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10 Lessons with a Founder of ... Inkredo

October 29, 2021

As the Great Financial Crash of 2008 sent shockwaves worldwide, Kumar Tanmay plunged into the uncertainties of startup life - and has been hooked ever since. “Trade always accelerates when we find more efficient ways of moving money,” Kumar told us, so it's little wonder the serial entrepreneur is focusing on making money’s movements serve citizens better.

Inkredo joined F10’s Singapore Incubator program with the intention of growing their base of Southeast Asian customers but soon found that COVID-induced restrictions would set a different course. “We decided to just focus on India,” Kumar said, explaining how the pandemic forced them to keep close to home.


Staying local has by no means limited Inkredo, who empower small loan providers (like car-leasing companies or phone retailers) with a tool to analyse bank statements and thus assess the financial health of potential borrowers. Kumar is a self-confessed systems thinker, who strives to mindfully observe and understand human behaviour. 


We sat down with him to learn the 10 most important lessons he’s uncovered on his entrepreneurial journey:


Lesson 1: Start with a question

Before starting Inkredo, Kumar was taking a break in New Delhi. He saw migrant workers being charged huge fees on relatively modest transactions, and found himself wondering: “why are the poorest people paying the highest interest rates to borrow such small amounts of money?” This question sent Inkredo on a journey to uncover how the financial system isn’t working for so many workers. 


Lesson 2: One problem, one solution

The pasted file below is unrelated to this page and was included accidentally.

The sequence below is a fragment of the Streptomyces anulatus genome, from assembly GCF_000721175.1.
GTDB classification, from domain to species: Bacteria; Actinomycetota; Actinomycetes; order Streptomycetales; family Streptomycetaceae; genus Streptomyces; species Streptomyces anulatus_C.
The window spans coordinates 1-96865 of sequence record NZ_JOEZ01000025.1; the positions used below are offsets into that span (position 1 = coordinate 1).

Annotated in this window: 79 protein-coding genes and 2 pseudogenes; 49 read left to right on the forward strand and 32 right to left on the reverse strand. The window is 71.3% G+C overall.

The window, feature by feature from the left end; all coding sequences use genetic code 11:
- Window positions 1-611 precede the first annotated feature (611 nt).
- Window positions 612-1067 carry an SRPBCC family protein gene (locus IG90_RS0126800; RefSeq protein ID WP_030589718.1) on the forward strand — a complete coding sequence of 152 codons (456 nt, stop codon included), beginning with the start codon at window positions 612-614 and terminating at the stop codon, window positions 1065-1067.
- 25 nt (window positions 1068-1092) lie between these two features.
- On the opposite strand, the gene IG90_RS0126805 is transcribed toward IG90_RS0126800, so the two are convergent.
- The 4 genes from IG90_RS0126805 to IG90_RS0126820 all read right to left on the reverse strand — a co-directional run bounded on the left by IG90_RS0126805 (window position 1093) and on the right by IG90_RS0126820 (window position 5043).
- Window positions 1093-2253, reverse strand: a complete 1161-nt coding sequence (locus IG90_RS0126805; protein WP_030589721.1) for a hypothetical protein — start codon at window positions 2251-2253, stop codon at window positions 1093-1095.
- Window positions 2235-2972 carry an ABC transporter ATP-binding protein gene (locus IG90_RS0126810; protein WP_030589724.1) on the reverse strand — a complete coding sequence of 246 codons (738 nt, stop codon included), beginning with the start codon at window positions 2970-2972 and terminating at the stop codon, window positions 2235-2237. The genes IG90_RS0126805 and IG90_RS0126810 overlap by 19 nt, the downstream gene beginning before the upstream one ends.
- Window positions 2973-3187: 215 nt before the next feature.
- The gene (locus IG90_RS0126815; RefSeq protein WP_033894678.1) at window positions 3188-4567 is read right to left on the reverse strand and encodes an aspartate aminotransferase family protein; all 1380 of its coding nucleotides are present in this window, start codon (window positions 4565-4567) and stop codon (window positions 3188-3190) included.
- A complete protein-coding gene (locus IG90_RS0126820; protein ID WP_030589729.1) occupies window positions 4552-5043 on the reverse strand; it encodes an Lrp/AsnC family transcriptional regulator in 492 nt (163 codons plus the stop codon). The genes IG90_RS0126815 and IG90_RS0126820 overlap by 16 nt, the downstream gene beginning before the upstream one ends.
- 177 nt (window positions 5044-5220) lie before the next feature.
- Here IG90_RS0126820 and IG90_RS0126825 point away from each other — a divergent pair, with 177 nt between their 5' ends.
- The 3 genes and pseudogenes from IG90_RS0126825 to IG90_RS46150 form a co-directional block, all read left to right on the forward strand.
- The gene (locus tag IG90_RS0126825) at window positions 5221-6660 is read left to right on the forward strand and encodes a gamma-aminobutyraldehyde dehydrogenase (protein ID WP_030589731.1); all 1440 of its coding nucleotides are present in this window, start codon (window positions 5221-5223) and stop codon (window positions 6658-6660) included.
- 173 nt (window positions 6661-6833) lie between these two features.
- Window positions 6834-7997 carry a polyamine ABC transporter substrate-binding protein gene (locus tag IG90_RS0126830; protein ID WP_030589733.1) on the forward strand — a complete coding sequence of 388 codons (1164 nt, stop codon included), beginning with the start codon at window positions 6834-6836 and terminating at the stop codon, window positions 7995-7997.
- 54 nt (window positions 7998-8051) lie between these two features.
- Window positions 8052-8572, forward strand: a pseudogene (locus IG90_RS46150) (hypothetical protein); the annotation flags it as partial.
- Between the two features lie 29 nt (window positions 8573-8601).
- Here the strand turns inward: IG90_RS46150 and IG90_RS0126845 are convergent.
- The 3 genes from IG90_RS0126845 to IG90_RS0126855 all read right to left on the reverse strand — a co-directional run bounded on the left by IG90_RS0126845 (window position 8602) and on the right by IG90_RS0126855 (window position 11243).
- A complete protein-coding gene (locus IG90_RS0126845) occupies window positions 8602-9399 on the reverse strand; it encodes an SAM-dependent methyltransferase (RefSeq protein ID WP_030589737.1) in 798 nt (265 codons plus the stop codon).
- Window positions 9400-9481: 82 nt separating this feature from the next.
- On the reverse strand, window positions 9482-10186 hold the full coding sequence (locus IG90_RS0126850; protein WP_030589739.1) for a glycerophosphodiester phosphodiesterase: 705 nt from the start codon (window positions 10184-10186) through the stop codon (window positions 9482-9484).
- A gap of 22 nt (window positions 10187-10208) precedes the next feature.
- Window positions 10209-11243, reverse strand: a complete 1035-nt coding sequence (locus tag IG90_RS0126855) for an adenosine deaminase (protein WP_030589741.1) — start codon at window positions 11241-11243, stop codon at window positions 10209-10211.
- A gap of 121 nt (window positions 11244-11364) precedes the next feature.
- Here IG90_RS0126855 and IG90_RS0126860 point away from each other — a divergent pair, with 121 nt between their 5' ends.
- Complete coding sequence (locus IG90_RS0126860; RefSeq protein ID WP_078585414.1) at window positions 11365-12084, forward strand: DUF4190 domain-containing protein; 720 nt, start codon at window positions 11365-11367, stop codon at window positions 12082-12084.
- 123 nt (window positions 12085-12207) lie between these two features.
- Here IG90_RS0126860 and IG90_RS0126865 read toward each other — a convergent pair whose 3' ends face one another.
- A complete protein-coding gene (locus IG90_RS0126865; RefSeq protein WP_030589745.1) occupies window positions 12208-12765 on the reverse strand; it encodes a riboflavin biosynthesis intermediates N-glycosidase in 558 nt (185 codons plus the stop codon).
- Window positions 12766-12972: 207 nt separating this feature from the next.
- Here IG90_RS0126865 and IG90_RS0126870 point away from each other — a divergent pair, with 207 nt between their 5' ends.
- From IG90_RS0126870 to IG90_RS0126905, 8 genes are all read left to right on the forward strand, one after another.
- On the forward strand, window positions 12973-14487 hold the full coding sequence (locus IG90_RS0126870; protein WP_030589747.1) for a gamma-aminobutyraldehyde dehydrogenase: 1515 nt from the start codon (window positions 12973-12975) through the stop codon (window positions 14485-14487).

As the team began building, they kept adding features. And then they joined F10. “It really helped us narrow down on what we, as a company, want to achieve,” Kumar told us, sharing that the team scaled back from 7 or 8 ideas to one single goal. “We really enjoyed the processes that F10 taught us - they gave us enough space & time to apply the learnings that were specific to our problem.” 


Lesson 3: What do humans want?

With a goal in mind, it’s important to evaluate it against people. Kumar’s greatest entrepreneurial revelation has been “understanding human desire… whether it’s B2B or B2C, you have to fulfil human desires, usually around making progress.” Kumar shared, admitting that: “whenever things have gone south, it’s because I’ve forgotten to keep the human desire to grow at the centre of what we do.” 


Lesson 4: Value your time

The Inkredo team has started measuring their time in terms of customer impact. “If the impact is small, but the effort is huge, we no longer focus on that.” Kumar offered. “People can sign up and test our product themselves,” he said, indicating that this saves time earlier in the sales cycle, which makes the later human touch feel more exclusive. It also keeps the product streamlined: “If the product is simple, you don’t need human intervention.”


Lesson 5: Cherish the personal connection